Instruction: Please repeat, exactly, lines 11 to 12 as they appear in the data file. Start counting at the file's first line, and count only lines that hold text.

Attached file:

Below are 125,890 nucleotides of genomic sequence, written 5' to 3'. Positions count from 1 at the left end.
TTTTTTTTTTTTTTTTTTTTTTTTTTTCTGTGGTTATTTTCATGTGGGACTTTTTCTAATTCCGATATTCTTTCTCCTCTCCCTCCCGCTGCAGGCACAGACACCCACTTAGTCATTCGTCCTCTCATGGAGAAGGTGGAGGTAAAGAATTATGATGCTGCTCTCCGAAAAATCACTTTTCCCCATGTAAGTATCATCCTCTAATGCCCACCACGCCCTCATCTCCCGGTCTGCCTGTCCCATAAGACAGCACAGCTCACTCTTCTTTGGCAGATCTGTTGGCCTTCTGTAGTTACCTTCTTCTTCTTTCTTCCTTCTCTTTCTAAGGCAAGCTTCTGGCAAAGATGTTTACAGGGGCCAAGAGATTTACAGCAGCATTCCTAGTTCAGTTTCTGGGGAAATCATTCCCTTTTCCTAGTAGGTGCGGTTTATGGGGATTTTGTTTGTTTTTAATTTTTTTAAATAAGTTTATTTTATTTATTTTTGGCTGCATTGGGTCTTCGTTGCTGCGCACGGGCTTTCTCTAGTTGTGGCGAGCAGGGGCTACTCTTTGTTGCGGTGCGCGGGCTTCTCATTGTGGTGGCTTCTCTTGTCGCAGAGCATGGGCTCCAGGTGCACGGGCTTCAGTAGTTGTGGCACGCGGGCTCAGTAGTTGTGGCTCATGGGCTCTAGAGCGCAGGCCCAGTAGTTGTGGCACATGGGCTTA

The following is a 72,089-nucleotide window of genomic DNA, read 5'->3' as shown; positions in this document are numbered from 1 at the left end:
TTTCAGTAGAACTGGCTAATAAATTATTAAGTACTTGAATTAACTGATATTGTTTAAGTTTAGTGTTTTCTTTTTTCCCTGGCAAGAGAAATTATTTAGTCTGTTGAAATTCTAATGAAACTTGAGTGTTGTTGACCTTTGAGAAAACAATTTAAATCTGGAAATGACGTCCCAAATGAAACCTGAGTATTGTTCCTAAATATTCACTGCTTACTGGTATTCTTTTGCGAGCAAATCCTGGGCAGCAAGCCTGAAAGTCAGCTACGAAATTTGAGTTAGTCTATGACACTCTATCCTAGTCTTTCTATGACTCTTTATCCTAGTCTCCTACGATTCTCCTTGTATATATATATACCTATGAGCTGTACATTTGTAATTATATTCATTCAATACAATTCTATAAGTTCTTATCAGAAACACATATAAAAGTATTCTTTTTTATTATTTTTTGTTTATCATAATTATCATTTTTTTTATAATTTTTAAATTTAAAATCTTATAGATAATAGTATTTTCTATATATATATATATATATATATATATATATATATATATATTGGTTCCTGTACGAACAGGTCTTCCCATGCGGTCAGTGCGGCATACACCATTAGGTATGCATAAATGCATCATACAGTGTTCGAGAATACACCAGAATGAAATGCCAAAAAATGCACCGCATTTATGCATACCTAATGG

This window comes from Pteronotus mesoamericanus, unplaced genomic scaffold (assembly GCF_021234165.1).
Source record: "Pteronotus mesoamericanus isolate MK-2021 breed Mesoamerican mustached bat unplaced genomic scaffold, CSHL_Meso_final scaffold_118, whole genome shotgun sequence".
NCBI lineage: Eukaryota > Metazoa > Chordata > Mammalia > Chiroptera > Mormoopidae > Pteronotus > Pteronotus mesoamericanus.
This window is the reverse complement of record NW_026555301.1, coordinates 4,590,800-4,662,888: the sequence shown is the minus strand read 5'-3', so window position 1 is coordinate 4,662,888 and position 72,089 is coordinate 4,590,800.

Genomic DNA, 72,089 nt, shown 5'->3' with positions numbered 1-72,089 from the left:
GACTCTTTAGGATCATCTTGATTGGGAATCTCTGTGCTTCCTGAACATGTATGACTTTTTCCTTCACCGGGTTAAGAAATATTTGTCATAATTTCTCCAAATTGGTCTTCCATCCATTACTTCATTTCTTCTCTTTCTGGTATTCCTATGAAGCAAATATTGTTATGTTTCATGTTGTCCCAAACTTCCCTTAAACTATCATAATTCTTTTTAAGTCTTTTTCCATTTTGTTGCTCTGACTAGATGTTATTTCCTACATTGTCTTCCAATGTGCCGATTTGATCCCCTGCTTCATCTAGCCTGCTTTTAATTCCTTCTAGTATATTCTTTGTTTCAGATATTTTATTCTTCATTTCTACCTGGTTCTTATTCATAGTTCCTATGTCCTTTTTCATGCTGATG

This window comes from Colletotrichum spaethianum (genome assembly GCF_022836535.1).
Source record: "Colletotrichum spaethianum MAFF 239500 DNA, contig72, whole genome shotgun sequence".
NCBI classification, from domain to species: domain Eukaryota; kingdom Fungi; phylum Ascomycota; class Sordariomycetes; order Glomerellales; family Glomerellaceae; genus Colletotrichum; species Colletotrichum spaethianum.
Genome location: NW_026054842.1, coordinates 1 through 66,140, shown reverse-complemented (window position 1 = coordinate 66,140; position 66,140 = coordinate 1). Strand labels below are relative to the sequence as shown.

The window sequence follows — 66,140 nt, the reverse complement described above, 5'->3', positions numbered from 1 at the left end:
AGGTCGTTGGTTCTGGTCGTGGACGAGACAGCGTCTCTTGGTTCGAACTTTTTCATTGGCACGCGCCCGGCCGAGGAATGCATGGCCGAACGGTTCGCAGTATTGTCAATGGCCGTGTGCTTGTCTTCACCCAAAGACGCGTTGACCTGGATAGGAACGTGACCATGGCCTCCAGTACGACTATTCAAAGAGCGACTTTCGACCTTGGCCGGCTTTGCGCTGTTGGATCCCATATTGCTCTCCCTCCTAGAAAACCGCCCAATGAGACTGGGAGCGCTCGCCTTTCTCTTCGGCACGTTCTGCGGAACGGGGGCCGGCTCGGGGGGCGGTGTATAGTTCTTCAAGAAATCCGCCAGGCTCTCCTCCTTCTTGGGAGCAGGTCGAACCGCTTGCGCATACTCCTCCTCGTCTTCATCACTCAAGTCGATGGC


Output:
This window comes from Colletotrichum spaethianum (genome assembly GCF_022836535.1).
Source record: "Colletotrichum spaethianum MAFF 239500 DNA, contig72, whole genome shotgun sequence".